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E-Sword: The sword of the lord with an electronic edge
October 21, 2011 7:11 PM   Subscribe

For more than a decade E-Sword: The sword of the lord with an electronic edge has been the standard electronic bible available as freeware to anyone with a computer. E-sword is a fantastic resource for anyone wanting to get to know the bible better, whether you are reading from a devotional, historical, critical, or literary standpoint; or just have a habit of getting into arguments with street pastors, doorknockers, or religious relatives and like to win.

Features

With more than 80 Biblical texts available to download e-sword allows you to seamlessly compare them verse for verse or in larger volumes. The KJV translation that comes standard is fully integrated with Strong's Hebrew and Greek Dictionary with a link to definitions of the Hebrew or Greek word next to the English one. It is fully searchable by English phrase, Greek or Hebrew word, and topic as well as integrated with a plethora of other dictionaries, commentaries, devotional guides and atlases. You can use one of the many existing annotations or make your own with its study notes function.

It can be downloaded here, and there are helpful guides for getting started.
posted by Blasdelb (40 comments total) 20 users marked this as a favorite

 
Bible blue?
posted by willF at 7:24 PM on October 21, 2011


I guess this is

*puts on sunglasses*

The Word processor
posted by unSane at 7:29 PM on October 21, 2011 [15 favorites]


I've often felt that people selling Bible software must lack the courage of their convictions, so I admire the sincerity here.

I'm curious as to whether people still use standalone software for this sort of thing. Bible-studying Mefites (if there are any of you :) ), do you use desktop software or has the web displaced this sort of thing?
posted by jcreigh at 7:30 PM on October 21, 2011 [1 favorite]


Man, give me anything that allows for a deeper and clearer understanding of this text that so many people have so much faith in. Good work.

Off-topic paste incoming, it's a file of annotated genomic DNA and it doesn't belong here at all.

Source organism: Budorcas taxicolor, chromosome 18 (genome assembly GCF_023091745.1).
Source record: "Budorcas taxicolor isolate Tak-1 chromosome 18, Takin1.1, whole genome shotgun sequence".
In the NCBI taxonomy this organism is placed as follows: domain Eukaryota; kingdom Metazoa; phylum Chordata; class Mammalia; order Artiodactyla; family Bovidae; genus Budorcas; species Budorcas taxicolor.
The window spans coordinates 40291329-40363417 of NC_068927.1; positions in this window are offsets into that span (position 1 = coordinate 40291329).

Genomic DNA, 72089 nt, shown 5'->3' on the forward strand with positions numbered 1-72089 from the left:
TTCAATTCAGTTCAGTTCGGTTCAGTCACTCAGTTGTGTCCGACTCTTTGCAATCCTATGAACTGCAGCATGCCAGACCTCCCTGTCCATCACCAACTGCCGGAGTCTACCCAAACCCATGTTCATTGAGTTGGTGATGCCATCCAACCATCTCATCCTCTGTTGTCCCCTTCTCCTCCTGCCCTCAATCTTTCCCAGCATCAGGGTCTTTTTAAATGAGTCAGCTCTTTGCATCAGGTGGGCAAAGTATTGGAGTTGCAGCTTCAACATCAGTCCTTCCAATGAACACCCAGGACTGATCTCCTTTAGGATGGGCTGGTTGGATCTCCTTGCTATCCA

posted by carsonb at 7:32 PM on October 21, 2011 [2 favorites]


Uhh, can I suggest that the name itself precludes this software from being a very reliable and unbiased reference? There's all kinds of verbiage about swords and warriors and knights in contemporary practice among fundamentalists - I don't believe any of it can be traced back to anything Jesus actually said.
posted by newdaddy at 7:38 PM on October 21, 2011


Christ is a donkey, a lamb, not a lion or a knight.
posted by The Whelk at 7:41 PM on October 21, 2011 [1 favorite]


"Hunt those filthy Orcs back into the holes from whence they came! Slay and slay! Mount their leader’s head to my truncheon, and carry it through yon city as a warning!"

"Prepare the chain guns and the vorpal scythe! We shall show them no mercy on this day of retribution! Let these gutters run green with Orcish ichors! We crush their skulls! We eat their hearts!"

Pro tip: if you can't tell the difference between what you're doing and World Of Warcraft, it's not Christianity.
posted by newdaddy at 7:45 PM on October 21, 2011 [1 favorite]


Uhh, can I suggest that the name itself precludes this software from being a very reliable and unbiased reference?

Of course you're welcome to draw tenuous connections just for the sake of stirring shit.

This is the sort of tool that oughta be available for every important text, made freely available and arranged in a modern fashion. It's an exemplar of what the Internet should be, so who cares what it's called? It's a useful tool.
posted by carsonb at 7:50 PM on October 21, 2011 [4 favorites]


I think some of you may be reading a little too much into the name, but even if "e-Sword" does tell you something about the programmer's personal flavor of Christianity I'm not sure how that translates into a practical concern about bias. Asfar as I can tel, the software lets you use whatever version of the bible you want. Same goes for commentaries and other textual references. I don't think Rick Meyers supplies or edits any of the content that you're viewing when you use the software.

Anyway, I think it looks pretty useful. I was about to try it out but there doesn't appear to a Mac version.
posted by Cortes at 7:58 PM on October 21, 2011 [1 favorite]


I don't believe any of it can be traced back to anything Jesus actually said.